In 2019, the SANS Institute released a report looking at the state of cybersecurity risks, threats and potential impacts to industrial and automation control systems within operational technology environments. Among the topic areas covered in the report was the OT/IT gap.
The report included the results of a survey of 348 respondents in OT and IT. The survey indicated that while collaboration between these departments is growing, the goals and objectives of OT and IT teams are not well aligned.
While the majority of respondents rated the current level of collaboration between the two departments as “moderate or better,” discrepancies between the roles and responsibilities of each of these departments demonstrate the potential for conflict.
Approximately half of respondents said their ICS security budget is controlled by OT while 32 percent of respondents said it was controlled by IT. Thirty percent of respondents said control is shared.
Bringing IT and OT teams together is vitally important to the safety and security of OT environments. In a webinar hosted by IoT/ICS security company CyberX on May 8, industry experts discussed this issue and offered best practices for aligning IT and OT teams, while securing operational networks during periods of higher risk.
Among the panelists was Niyo Little Thunder Pearson, cybersecurity team lead with energy utility company ONE Gas. During his time spent working in the field, Pearson says he saw the conflict between IT and OT teams firsthand.
“One of the biggest fundamental issues you have is on the IT side, there’s not a firm understanding of what they’re trying to protect,” Pearson says. “If you don’t know what you need to protect, you don’t know how to build anything around it or create a culture where it is important.”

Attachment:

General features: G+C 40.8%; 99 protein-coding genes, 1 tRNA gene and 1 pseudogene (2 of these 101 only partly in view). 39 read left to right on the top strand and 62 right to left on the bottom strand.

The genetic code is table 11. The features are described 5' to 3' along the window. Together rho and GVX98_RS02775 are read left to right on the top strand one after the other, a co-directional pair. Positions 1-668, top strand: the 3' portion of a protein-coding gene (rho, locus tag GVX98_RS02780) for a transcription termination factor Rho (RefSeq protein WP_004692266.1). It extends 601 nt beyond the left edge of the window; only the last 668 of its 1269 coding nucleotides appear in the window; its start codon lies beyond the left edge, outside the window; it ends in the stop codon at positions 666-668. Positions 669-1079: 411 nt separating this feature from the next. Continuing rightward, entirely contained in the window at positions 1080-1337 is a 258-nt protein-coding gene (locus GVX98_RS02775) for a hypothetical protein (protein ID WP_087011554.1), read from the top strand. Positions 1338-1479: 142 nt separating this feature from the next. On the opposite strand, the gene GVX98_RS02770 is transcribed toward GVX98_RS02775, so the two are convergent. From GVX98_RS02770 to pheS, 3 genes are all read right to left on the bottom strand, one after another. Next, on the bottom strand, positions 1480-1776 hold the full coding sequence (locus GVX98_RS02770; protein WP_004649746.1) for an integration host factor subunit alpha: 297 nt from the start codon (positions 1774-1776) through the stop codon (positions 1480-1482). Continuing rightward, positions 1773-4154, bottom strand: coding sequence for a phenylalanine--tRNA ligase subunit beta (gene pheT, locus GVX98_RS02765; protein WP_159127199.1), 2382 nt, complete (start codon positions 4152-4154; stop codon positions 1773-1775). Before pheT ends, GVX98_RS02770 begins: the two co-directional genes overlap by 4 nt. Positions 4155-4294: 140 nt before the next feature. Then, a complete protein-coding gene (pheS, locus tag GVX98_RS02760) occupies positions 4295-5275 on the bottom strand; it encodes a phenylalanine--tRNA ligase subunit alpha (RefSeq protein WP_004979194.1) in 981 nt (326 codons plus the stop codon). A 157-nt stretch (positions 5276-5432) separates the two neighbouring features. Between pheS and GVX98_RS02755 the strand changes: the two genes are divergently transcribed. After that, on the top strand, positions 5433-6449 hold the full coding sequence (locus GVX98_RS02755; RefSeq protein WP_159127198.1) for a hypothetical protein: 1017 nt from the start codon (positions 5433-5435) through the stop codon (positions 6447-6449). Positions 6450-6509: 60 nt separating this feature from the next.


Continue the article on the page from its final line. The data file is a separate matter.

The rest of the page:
That’s why increased education and training for IT and OT teams is so important. However, according to the SANS survey, most training budgets are less than $100,000.
“On the OT side, one of the biggest things you deal with is these things have been done the same way for the majority of the past 30 or 40 years,” Pearson continued. “They have a lot of gaps between reality and the situations that exist today. One of the approaches we’ve taken is to try to show them just how real these things are.”
In an effort to bridge the OT/IT gap, many organizations are creating combined IT/OT security operation centers. This enables organizations to better identify security threats and mitigate them in real time.
“It’s crucial for running a successful SOC, that is based in IT but moving towards OT, to be able to provide value both to OT and IT,” says Arieh Shalem, director of information security operations at First Quality Enterprises, a manufacturing company.
Additionally, getting these teams on the same page starts at the top. It’s important to establish a culture where each department sees the value of security. In order to convince those in leadership of the importance, teams must communicate the potential impacts of a cyber attack, from production downtime, to financial loss.
“In manufacturing, there are impacts to production and impacts to logistics, which impact the bottom line. Those are the types of things your board is going to care about and your leadership as well,” says Paul Brager, global OT security program functional leader with Baker-Hughes, an oil and gas services company. “Safety is also a paramount concern…The potential loss of life, potential loss of property, buildings, structures, products, has a ripple effect down the whole supply chain.”
Overall, Brager says making cybersecurity relevant to OT teams is the best way to bridge the OT/IT gap.
“There’s always been an us versus them mentality,” Brager says. “Certainly our day to day operational responsibilities and accountabilities are very different. But what we’re realizing is we’re really not all that different.”
For more information on the recent expert roundtable visit CyberX.